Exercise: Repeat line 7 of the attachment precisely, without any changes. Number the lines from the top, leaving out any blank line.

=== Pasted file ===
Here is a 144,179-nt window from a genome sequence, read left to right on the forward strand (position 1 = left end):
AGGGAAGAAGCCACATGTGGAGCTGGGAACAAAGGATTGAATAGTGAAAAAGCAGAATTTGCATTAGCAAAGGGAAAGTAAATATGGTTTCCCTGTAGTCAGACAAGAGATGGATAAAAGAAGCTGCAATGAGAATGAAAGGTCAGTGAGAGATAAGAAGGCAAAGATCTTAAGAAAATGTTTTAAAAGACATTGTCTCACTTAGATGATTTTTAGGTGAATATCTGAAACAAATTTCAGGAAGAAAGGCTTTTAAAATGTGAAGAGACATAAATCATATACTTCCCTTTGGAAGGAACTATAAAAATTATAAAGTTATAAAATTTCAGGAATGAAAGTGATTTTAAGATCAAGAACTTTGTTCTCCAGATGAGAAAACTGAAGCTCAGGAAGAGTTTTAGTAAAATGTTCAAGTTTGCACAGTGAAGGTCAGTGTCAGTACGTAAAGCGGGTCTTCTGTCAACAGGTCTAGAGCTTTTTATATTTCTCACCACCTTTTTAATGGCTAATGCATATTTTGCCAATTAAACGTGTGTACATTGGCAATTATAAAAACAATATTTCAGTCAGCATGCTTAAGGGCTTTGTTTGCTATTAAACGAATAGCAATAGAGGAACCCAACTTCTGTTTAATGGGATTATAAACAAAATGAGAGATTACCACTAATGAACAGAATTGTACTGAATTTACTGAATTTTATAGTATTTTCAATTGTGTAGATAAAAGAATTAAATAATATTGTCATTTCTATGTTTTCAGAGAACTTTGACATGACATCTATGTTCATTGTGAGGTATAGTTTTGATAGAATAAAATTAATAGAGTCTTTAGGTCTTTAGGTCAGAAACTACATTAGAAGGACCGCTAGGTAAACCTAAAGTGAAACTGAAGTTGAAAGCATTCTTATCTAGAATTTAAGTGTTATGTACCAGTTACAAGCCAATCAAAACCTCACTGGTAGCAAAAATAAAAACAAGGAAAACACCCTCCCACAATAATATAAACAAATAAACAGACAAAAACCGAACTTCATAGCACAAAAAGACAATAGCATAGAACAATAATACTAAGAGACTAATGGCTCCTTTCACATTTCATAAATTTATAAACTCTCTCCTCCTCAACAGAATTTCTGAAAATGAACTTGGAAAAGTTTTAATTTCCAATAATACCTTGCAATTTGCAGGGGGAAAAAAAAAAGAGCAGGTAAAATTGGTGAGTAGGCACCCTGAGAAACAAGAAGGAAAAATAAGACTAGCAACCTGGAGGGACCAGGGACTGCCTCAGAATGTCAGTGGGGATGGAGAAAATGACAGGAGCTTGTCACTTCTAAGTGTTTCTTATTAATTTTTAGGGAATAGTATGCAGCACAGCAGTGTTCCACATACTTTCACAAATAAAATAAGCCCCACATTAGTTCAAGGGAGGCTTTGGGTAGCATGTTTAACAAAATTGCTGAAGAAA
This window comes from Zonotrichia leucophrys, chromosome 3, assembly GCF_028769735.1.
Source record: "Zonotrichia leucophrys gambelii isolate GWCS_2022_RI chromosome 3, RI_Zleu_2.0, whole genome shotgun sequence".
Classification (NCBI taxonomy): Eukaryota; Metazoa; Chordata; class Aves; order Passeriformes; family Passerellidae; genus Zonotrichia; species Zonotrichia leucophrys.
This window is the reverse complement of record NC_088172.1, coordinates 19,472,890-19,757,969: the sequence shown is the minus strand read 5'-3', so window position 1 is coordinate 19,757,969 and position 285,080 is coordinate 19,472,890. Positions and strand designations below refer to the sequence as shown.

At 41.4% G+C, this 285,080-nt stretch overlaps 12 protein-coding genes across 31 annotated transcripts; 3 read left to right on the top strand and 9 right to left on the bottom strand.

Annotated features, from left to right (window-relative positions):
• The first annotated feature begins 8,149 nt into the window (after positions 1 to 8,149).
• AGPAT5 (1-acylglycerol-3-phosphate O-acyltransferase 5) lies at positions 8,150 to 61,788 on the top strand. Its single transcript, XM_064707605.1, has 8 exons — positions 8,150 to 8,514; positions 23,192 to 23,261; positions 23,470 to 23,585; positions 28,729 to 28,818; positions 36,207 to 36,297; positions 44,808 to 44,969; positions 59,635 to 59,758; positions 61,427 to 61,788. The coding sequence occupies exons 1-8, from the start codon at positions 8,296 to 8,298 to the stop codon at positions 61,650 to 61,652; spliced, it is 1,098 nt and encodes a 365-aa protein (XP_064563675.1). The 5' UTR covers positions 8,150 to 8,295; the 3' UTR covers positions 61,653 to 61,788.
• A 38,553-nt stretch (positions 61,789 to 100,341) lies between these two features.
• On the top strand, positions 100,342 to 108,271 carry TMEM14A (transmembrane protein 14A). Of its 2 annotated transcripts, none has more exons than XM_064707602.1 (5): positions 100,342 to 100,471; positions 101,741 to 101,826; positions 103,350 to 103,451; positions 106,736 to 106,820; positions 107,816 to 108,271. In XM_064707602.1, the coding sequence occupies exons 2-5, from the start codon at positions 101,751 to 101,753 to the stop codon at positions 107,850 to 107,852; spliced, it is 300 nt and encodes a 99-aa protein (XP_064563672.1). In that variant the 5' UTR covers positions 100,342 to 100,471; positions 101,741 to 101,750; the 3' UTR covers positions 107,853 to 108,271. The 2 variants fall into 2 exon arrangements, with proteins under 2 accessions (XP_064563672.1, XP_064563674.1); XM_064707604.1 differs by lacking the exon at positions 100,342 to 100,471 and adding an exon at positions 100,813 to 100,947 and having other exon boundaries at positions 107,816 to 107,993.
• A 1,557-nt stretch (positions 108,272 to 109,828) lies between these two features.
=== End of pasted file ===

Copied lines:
At 41.4% G+C, this 285,080-nt stretch overlaps 12 protein-coding genes across 31 annotated transcripts; 3 read left to right on the top strand and 9 right to left on the bottom strand.